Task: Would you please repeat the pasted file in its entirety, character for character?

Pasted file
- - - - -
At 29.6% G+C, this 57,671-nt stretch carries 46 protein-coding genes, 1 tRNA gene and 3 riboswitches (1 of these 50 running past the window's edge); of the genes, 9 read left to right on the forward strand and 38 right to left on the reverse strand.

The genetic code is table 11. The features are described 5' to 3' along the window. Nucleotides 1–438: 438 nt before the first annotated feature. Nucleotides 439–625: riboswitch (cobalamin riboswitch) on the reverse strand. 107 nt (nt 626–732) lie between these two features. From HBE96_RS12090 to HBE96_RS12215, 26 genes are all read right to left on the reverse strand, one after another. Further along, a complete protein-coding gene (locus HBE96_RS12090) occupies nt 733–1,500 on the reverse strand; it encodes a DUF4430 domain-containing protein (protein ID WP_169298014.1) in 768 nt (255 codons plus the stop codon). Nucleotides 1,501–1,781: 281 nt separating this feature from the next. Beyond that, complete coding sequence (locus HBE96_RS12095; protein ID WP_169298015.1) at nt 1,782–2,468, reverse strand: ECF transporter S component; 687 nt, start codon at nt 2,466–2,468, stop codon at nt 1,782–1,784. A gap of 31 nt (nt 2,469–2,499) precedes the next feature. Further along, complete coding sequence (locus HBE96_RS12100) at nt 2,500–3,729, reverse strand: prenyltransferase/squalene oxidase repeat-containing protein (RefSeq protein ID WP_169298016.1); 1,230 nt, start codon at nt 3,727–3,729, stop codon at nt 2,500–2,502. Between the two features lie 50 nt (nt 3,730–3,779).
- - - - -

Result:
At 29.6% G+C, this 57,671-nt stretch carries 46 protein-coding genes, 1 tRNA gene and 3 riboswitches (1 of these 50 running past the window's edge); of the genes, 9 read left to right on the forward strand and 38 right to left on the reverse strand.

The genetic code is table 11. The features are described 5' to 3' along the window. Nucleotides 1–438: 438 nt before the first annotated feature. Nucleotides 439–625: riboswitch (cobalamin riboswitch) on the reverse strand. 107 nt (nt 626–732) lie between these two features. From HBE96_RS12090 to HBE96_RS12215, 26 genes are all read right to left on the reverse strand, one after another. Further along, a complete protein-coding gene (locus HBE96_RS12090) occupies nt 733–1,500 on the reverse strand; it encodes a DUF4430 domain-containing protein (protein ID WP_169298014.1) in 768 nt (255 codons plus the stop codon). Nucleotides 1,501–1,781: 281 nt separating this feature from the next. Beyond that, complete coding sequence (locus HBE96_RS12095; protein ID WP_169298015.1) at nt 1,782–2,468, reverse strand: ECF transporter S component; 687 nt, start codon at nt 2,466–2,468, stop codon at nt 1,782–1,784. A gap of 31 nt (nt 2,469–2,499) precedes the next feature. Further along, complete coding sequence (locus HBE96_RS12100) at nt 2,500–3,729, reverse strand: prenyltransferase/squalene oxidase repeat-containing protein (RefSeq protein ID WP_169298016.1); 1,230 nt, start codon at nt 3,727–3,729, stop codon at nt 2,500–2,502. Between the two features lie 50 nt (nt 3,730–3,779).